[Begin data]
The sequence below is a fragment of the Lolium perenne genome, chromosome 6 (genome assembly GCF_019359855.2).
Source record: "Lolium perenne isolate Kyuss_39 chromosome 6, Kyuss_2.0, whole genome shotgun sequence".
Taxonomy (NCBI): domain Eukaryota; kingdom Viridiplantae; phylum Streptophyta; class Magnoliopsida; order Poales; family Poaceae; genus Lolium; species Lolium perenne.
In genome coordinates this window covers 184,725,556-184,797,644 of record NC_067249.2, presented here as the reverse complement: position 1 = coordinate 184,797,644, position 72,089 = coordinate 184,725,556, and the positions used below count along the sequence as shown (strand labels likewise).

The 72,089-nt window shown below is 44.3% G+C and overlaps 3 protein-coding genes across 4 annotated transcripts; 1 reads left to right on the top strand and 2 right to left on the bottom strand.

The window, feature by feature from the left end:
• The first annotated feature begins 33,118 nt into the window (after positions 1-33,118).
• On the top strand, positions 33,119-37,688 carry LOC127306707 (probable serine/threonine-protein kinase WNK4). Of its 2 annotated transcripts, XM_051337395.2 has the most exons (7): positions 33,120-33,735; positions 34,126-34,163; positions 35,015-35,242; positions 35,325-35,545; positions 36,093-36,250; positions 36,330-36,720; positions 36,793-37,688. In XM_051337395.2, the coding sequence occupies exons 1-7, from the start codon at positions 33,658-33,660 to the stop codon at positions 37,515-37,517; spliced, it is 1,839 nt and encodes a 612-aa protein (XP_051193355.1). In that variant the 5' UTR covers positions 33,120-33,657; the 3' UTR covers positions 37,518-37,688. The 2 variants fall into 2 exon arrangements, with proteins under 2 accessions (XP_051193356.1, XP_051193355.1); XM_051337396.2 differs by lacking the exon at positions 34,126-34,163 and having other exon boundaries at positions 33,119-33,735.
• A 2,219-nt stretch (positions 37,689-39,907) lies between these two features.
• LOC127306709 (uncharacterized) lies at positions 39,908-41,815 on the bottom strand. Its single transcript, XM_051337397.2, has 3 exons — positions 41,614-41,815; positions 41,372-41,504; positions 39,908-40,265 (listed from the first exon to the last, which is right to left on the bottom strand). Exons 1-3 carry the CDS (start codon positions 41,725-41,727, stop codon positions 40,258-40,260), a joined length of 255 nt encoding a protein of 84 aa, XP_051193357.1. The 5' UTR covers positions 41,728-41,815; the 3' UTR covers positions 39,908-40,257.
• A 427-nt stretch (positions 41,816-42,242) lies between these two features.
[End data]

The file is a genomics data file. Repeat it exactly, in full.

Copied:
The sequence below is a fragment of the Lolium perenne genome, chromosome 6 (genome assembly GCF_019359855.2).
Source record: "Lolium perenne isolate Kyuss_39 chromosome 6, Kyuss_2.0, whole genome shotgun sequence".
Taxonomy (NCBI): domain Eukaryota; kingdom Viridiplantae; phylum Streptophyta; class Magnoliopsida; order Poales; family Poaceae; genus Lolium; species Lolium perenne.
In genome coordinates this window covers 184,725,556-184,797,644 of record NC_067249.2, presented here as the reverse complement: position 1 = coordinate 184,797,644, position 72,089 = coordinate 184,725,556, and the positions used below count along the sequence as shown (strand labels likewise).

The 72,089-nt window shown below is 44.3% G+C and overlaps 3 protein-coding genes across 4 annotated transcripts; 1 reads left to right on the top strand and 2 right to left on the bottom strand.

The window, feature by feature from the left end:
• The first annotated feature begins 33,118 nt into the window (after positions 1-33,118).
• On the top strand, positions 33,119-37,688 carry LOC127306707 (probable serine/threonine-protein kinase WNK4). Of its 2 annotated transcripts, XM_051337395.2 has the most exons (7): positions 33,120-33,735; positions 34,126-34,163; positions 35,015-35,242; positions 35,325-35,545; positions 36,093-36,250; positions 36,330-36,720; positions 36,793-37,688. In XM_051337395.2, the coding sequence occupies exons 1-7, from the start codon at positions 33,658-33,660 to the stop codon at positions 37,515-37,517; spliced, it is 1,839 nt and encodes a 612-aa protein (XP_051193355.1). In that variant the 5' UTR covers positions 33,120-33,657; the 3' UTR covers positions 37,518-37,688. The 2 variants fall into 2 exon arrangements, with proteins under 2 accessions (XP_051193356.1, XP_051193355.1); XM_051337396.2 differs by lacking the exon at positions 34,126-34,163 and having other exon boundaries at positions 33,119-33,735.
• A 2,219-nt stretch (positions 37,689-39,907) lies between these two features.
• LOC127306709 (uncharacterized) lies at positions 39,908-41,815 on the bottom strand. Its single transcript, XM_051337397.2, has 3 exons — positions 41,614-41,815; positions 41,372-41,504; positions 39,908-40,265 (listed from the first exon to the last, which is right to left on the bottom strand). Exons 1-3 carry the CDS (start codon positions 41,725-41,727, stop codon positions 40,258-40,260), a joined length of 255 nt encoding a protein of 84 aa, XP_051193357.1. The 5' UTR covers positions 41,728-41,815; the 3' UTR covers positions 39,908-40,257.
• A 427-nt stretch (positions 41,816-42,242) lies between these two features.